Pulmonary rehabilitation in pulmonary alveolar proteinosis: a case report

Grace C. Pereira, Zoeb K. Rangwala


Pulmonary alveolar proteinosis is a rare lung disease in which surfactant accumulates in the alveoli causing impairment of gas exchange, pulmonary circulation, restrictive lung functions, respiratory and muscular dysfunction. Pulmonary rehabilitation is a core aspect in the management of patients with chronic respiratory diseases. However so far there are no documented studies on the effects of pulmonary rehabilitation in pulmonary alveolar proteinosis. Here authors report the case of a 20 year old female diagnosed with pulmonary alveolar proteinosis and having considerable activity limitations. Pulmonary rehabilitation program of 24 weeks was designed for her after a thorough assessment. The 6-minute walk distance (6 MWD), forced vital capacity (FVC), diffusion capacity for carbon monoxide (DLCO), exercise induced desaturation (SPO2) and QOL were evaluated using the SF-36 questionnaire. All parameters were recorded pre, post and at a follow up at 6 months after pulmonary rehabilitation. The 6MWD, FVC, DLCO, exercise induced desaturation and QOL improved considerably after 24 weeks of PR. At a follow up at 6 months all measures expect the FVC remained maintained. The authors thus conclude that Pulmonary Rehabilitation is effective in improving the exercise capacity, lung functions and quality of life in pulmonary alveolar proteinosis.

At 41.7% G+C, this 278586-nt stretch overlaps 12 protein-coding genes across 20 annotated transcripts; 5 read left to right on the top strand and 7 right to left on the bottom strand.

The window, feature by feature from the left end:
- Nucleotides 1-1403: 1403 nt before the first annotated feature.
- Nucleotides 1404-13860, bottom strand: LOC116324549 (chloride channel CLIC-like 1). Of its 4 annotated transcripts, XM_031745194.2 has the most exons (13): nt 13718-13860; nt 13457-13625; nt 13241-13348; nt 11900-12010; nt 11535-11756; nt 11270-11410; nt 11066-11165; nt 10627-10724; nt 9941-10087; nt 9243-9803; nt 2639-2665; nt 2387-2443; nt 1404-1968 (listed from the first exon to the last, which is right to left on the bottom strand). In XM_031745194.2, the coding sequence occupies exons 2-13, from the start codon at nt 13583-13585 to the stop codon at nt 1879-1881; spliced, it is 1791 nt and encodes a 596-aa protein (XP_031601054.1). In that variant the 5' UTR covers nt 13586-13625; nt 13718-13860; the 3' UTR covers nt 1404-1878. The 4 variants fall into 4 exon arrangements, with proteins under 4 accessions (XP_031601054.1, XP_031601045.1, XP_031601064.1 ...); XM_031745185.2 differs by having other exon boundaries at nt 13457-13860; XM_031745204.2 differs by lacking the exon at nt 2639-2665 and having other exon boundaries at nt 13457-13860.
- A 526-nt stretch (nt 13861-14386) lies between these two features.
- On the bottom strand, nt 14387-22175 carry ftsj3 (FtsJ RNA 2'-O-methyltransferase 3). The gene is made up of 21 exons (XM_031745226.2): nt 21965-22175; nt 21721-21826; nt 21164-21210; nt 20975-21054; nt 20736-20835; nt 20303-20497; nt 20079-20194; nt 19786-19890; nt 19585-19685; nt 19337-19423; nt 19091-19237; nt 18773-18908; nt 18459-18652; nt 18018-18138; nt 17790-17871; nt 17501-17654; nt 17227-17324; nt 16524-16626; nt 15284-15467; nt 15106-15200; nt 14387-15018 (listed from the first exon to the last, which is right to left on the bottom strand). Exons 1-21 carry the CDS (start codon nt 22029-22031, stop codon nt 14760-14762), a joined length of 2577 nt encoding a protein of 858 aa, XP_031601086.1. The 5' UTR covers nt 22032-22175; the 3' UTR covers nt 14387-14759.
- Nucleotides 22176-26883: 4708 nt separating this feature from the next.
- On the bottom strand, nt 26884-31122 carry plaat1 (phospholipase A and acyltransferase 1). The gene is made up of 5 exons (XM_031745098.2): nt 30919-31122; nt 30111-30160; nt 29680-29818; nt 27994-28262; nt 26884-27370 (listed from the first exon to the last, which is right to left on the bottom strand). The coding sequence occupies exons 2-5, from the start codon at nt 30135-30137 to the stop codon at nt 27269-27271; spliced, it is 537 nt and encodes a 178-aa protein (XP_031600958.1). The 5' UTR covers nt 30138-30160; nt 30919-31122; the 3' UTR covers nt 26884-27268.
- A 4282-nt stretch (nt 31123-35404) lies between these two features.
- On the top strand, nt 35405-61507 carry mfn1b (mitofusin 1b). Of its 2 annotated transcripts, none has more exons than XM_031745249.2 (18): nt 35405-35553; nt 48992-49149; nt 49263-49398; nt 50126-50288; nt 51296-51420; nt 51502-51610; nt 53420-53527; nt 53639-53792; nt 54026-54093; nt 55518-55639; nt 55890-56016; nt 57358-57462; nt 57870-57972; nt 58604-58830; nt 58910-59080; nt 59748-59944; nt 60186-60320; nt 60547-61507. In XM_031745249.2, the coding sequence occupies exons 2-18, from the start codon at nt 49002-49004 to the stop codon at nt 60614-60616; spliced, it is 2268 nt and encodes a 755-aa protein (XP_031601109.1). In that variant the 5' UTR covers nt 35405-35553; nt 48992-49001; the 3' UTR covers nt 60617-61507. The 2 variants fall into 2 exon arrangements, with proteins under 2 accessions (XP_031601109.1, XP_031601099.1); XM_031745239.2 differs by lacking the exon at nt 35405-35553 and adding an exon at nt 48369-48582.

Exercise capacity, Pulmonary alveolar proteinosis, Pulmonary rehabilitation, Quality of life

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